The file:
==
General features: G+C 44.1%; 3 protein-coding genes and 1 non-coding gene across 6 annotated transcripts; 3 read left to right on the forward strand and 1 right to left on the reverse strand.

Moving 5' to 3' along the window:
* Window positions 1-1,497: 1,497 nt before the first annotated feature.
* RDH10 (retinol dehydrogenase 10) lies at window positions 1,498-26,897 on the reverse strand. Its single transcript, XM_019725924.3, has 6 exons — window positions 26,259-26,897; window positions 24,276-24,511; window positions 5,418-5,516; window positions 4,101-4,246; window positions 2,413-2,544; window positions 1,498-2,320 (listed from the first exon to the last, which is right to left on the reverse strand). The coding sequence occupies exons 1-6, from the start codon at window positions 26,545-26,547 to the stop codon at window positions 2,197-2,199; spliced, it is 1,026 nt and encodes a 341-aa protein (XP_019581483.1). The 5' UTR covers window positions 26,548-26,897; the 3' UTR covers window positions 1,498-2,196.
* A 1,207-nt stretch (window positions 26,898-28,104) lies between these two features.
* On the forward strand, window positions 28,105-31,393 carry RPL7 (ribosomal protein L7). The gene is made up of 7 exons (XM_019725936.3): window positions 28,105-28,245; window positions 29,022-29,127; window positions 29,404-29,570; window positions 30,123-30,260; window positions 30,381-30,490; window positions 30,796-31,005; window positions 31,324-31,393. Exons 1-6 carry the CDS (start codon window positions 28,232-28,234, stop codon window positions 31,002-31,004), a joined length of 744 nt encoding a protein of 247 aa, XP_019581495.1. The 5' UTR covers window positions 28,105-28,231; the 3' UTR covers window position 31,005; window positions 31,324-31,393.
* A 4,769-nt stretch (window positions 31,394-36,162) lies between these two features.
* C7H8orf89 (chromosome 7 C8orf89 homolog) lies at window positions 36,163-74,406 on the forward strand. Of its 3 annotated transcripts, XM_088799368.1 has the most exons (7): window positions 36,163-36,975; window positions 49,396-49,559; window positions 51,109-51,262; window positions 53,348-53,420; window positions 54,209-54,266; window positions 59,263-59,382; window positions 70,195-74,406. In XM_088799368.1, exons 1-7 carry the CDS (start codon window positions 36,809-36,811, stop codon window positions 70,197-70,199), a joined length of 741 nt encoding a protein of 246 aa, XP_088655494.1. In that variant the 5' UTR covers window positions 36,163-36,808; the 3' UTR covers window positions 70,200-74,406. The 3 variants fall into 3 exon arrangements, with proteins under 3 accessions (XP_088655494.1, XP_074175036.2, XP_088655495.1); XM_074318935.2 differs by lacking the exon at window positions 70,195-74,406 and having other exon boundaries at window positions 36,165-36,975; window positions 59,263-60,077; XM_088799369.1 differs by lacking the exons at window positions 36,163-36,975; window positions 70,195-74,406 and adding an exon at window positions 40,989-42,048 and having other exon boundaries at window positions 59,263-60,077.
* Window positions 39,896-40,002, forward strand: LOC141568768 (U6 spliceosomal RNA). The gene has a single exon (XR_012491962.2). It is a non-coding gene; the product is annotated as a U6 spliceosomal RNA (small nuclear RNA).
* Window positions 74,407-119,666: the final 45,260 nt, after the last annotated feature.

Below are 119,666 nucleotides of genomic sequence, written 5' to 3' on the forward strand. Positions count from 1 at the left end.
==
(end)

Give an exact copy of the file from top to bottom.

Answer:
General features: G+C 44.1%; 3 protein-coding genes and 1 non-coding gene across 6 annotated transcripts; 3 read left to right on the forward strand and 1 right to left on the reverse strand.

Moving 5' to 3' along the window:
* Window positions 1-1,497: 1,497 nt before the first annotated feature.
* RDH10 (retinol dehydrogenase 10) lies at window positions 1,498-26,897 on the reverse strand. Its single transcript, XM_019725924.3, has 6 exons — window positions 26,259-26,897; window positions 24,276-24,511; window positions 5,418-5,516; window positions 4,101-4,246; window positions 2,413-2,544; window positions 1,498-2,320 (listed from the first exon to the last, which is right to left on the reverse strand). The coding sequence occupies exons 1-6, from the start codon at window positions 26,545-26,547 to the stop codon at window positions 2,197-2,199; spliced, it is 1,026 nt and encodes a 341-aa protein (XP_019581483.1). The 5' UTR covers window positions 26,548-26,897; the 3' UTR covers window positions 1,498-2,196.
* A 1,207-nt stretch (window positions 26,898-28,104) lies between these two features.
* On the forward strand, window positions 28,105-31,393 carry RPL7 (ribosomal protein L7). The gene is made up of 7 exons (XM_019725936.3): window positions 28,105-28,245; window positions 29,022-29,127; window positions 29,404-29,570; window positions 30,123-30,260; window positions 30,381-30,490; window positions 30,796-31,005; window positions 31,324-31,393. Exons 1-6 carry the CDS (start codon window positions 28,232-28,234, stop codon window positions 31,002-31,004), a joined length of 744 nt encoding a protein of 247 aa, XP_019581495.1. The 5' UTR covers window positions 28,105-28,231; the 3' UTR covers window position 31,005; window positions 31,324-31,393.
* A 4,769-nt stretch (window positions 31,394-36,162) lies between these two features.
* C7H8orf89 (chromosome 7 C8orf89 homolog) lies at window positions 36,163-74,406 on the forward strand. Of its 3 annotated transcripts, XM_088799368.1 has the most exons (7): window positions 36,163-36,975; window positions 49,396-49,559; window positions 51,109-51,262; window positions 53,348-53,420; window positions 54,209-54,266; window positions 59,263-59,382; window positions 70,195-74,406. In XM_088799368.1, exons 1-7 carry the CDS (start codon window positions 36,809-36,811, stop codon window positions 70,197-70,199), a joined length of 741 nt encoding a protein of 246 aa, XP_088655494.1. In that variant the 5' UTR covers window positions 36,163-36,808; the 3' UTR covers window positions 70,200-74,406. The 3 variants fall into 3 exon arrangements, with proteins under 3 accessions (XP_088655494.1, XP_074175036.2, XP_088655495.1); XM_074318935.2 differs by lacking the exon at window positions 70,195-74,406 and having other exon boundaries at window positions 36,165-36,975; window positions 59,263-60,077; XM_088799369.1 differs by lacking the exons at window positions 36,163-36,975; window positions 70,195-74,406 and adding an exon at window positions 40,989-42,048 and having other exon boundaries at window positions 59,263-60,077.
* Window positions 39,896-40,002, forward strand: LOC141568768 (U6 spliceosomal RNA). The gene has a single exon (XR_012491962.2). It is a non-coding gene; the product is annotated as a U6 spliceosomal RNA (small nuclear RNA).
* Window positions 74,407-119,666: the final 45,260 nt, after the last annotated feature.

Below are 119,666 nucleotides of genomic sequence, written 5' to 3' on the forward strand. Positions count from 1 at the left end.